Sabine M. Paez
University of Maryland University College
February 23, 2014
Maternal Benefits of Breastfeeding
Breast is Best is a widely spread saying and people in the US are slowly beginning to accept it for what it is, a fact and not only a slogan. Research and medical studies reconfirmed breastfeeding as the best nutritional option for babies so that health agencies, such as World Health Organization, UNICEF, La Leche League, and many more, have made it their worldwide mission to educate people about the importance and benefits of breastfeeding. Their efforts within the US seem to be paying off, as most Americans are aware of the fact that breastfeeding is the best nutritional choice for a baby. Unfortunately, it is by far less known that breastfeeding is not only beneficial to the baby, but also to the mother. Breastfeeding is a major contributor to a mother’s health and well-being. Breastfeeding, sometimes also referred to as the final stage of labor, provides mothers with remarkable health benefits, lasting not only throughout the duration of breastfeeding, but an entire lifetime.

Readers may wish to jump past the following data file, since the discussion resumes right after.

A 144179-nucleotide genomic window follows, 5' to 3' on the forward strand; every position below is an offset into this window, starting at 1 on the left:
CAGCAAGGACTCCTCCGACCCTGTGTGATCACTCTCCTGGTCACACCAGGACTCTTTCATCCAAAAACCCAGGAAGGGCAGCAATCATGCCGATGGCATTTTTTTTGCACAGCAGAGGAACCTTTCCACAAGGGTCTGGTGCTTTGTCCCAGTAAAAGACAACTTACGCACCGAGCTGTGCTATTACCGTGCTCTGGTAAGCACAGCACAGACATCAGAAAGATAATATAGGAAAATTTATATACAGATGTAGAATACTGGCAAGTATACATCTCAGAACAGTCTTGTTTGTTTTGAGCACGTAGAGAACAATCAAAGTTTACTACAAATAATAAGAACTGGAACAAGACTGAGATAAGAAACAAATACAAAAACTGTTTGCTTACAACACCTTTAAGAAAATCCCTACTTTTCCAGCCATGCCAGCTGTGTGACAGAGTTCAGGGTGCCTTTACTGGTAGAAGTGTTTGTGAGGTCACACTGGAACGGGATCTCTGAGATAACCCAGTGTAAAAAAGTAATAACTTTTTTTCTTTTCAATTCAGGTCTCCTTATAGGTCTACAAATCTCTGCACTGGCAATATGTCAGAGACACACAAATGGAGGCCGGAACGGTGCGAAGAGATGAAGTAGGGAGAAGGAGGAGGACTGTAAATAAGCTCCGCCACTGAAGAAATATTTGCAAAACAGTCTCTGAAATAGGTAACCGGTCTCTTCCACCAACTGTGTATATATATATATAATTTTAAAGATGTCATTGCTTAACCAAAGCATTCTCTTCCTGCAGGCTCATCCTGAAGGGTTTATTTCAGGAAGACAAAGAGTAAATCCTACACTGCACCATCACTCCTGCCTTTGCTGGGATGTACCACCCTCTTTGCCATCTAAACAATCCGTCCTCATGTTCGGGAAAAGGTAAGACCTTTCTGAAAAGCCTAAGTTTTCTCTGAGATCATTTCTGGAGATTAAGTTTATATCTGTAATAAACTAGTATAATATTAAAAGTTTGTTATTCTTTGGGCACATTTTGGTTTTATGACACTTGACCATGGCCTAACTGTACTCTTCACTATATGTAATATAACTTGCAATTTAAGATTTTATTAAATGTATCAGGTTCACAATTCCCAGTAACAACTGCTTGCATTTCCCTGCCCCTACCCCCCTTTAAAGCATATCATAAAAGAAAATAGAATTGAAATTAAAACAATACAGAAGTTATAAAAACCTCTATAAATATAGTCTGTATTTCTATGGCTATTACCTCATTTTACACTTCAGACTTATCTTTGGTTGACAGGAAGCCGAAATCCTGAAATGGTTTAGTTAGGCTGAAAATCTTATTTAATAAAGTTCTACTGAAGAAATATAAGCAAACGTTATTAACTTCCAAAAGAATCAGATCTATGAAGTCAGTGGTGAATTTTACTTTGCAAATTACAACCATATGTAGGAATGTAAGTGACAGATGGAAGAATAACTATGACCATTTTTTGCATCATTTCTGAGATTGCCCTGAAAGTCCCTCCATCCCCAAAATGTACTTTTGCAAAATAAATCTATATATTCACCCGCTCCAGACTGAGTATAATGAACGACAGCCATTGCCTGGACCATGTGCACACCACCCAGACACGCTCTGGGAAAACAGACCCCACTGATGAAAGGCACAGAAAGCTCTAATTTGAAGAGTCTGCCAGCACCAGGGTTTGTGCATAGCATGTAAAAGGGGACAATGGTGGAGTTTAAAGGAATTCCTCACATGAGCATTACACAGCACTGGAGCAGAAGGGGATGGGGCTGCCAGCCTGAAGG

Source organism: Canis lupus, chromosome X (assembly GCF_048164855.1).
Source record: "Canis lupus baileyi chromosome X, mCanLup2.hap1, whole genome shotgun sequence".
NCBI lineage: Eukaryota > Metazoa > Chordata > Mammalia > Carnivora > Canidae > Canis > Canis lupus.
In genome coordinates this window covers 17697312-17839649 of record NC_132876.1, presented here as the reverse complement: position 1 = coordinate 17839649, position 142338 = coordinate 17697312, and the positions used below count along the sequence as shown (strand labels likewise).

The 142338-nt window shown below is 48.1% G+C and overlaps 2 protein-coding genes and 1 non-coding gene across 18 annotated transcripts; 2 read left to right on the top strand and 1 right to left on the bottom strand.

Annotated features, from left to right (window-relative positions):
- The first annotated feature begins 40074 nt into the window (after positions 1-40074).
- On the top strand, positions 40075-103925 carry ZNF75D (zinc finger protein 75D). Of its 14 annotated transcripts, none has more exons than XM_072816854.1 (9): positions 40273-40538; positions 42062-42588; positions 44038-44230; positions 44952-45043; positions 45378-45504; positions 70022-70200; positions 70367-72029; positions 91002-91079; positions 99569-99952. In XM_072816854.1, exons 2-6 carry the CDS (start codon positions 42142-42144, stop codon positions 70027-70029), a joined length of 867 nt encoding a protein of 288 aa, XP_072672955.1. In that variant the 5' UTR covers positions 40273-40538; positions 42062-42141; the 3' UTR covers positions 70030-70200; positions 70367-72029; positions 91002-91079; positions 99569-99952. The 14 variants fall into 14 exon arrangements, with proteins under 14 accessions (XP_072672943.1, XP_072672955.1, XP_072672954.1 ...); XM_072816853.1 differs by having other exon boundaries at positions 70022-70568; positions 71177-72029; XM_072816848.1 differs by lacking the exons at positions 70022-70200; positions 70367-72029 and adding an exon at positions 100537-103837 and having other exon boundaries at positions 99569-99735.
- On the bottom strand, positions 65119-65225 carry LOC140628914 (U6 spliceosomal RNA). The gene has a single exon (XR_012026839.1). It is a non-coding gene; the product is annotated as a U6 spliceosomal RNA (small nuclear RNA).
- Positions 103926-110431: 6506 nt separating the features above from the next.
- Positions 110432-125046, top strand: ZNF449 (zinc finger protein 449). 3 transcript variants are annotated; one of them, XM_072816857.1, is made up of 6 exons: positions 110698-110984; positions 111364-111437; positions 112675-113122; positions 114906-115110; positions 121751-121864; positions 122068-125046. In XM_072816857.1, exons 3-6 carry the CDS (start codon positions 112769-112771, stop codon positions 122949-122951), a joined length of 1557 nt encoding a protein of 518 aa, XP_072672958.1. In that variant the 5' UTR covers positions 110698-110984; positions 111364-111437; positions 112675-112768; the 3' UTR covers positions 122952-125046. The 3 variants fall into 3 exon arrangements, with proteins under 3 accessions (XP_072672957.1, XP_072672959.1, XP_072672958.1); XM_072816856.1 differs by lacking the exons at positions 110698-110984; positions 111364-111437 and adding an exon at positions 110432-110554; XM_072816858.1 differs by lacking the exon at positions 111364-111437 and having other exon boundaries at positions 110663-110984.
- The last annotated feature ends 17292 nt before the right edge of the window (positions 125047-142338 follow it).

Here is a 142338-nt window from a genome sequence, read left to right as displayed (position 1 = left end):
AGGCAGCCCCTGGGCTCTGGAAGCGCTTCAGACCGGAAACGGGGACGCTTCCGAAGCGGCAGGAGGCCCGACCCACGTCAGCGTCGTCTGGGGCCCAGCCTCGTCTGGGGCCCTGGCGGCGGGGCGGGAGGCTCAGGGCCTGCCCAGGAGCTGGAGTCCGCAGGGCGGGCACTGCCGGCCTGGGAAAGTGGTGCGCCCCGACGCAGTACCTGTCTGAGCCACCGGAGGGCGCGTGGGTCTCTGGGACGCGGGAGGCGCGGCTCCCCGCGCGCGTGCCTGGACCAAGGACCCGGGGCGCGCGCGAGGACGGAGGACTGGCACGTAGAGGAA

Probably the most important health benefit of breastfeeding is the decreased risk of breast and ovarian cancer. Despite extensive research and efforts there still is no cure for cancer; cancer remains a major public health problem all over the world and causes one in four deaths in the United States. (Siedel, Naishadnam, & Jemal, 2013, p. 11). In 2014 there will be an estimated 232, 2670 new cases of breast cancer amongst women in which 40,000 will result in death. (Siedel et al., 2014, p. 12). The prognosis for ovarian cancer is an estimated 52,630 new cases in which 14,270 will lead to death. These numbers are scary to anyone but especially young women and mothers to little children. It is a ray of hope for women that breastfeeding may significantly reduce the risk of breast and ovarian cancer, as multiple studies have examined and concluded a connection between breastfeeding and breast and ovarian cancer. A recent analysis of 47 different studies declared that each year of breast-feeding lowered the risk of invasive breast cancer by 4.3%. (Stuebe & Schwarz, 2010, p. 156). A US multi-centre trial of over 14 000 women of different age groups found that breast cancer risk was 22% lower among premenopausal women who had breastfed than among those who had not. The authors of the trial also estimated that if all mothers breastfed their children for 4-12 months, breast cancer among premenopausal women could be reduced by 11%. (Blincoe, 2005, p. 398). Similar findings were made during studies relating breastfeeding to ovarian cancer as stated by the Journal of Perinatology: “Multiple case-control studies have found a higher risk of ovarian cancer among parous women who have never breast-fed.”(Stuebe & Schwarz, 2010, p. 156). A multinational study provided data which stated a 20-25% decreased risk of ovarian cancer among women who breastfed for at least two months per pregnancy, compared to those who did not. (Blincoe, 2005, p. 398). Though developing mastitis while breastfeeding can be very painful and discouraging for a nursing mother, it seems to have a positive attribute nevertheless; research has shown that antibodies which develop during mastitis, play a role in reducing the risk of ovarian cancer. Women who never breastfed had the highest rates of ovarian cancer, those who breastfed but didn’t develop mastitis had an intermediate risk, whereas mothers who developed mastitis while breastfeeding stood the lowest risk of ovarian cancer. (Stuebe & Schwarz, 2010, p. 156). The authors of “The risks and benefits of infant feeding practices” explained the protective connection of breastfeeding and breast and ovarian cancer as followed: “Lactation suppresses ovulation, leading to lactational amenorrhea. In addition, lactogenesis leads to terminal differentiation of the breast tissue,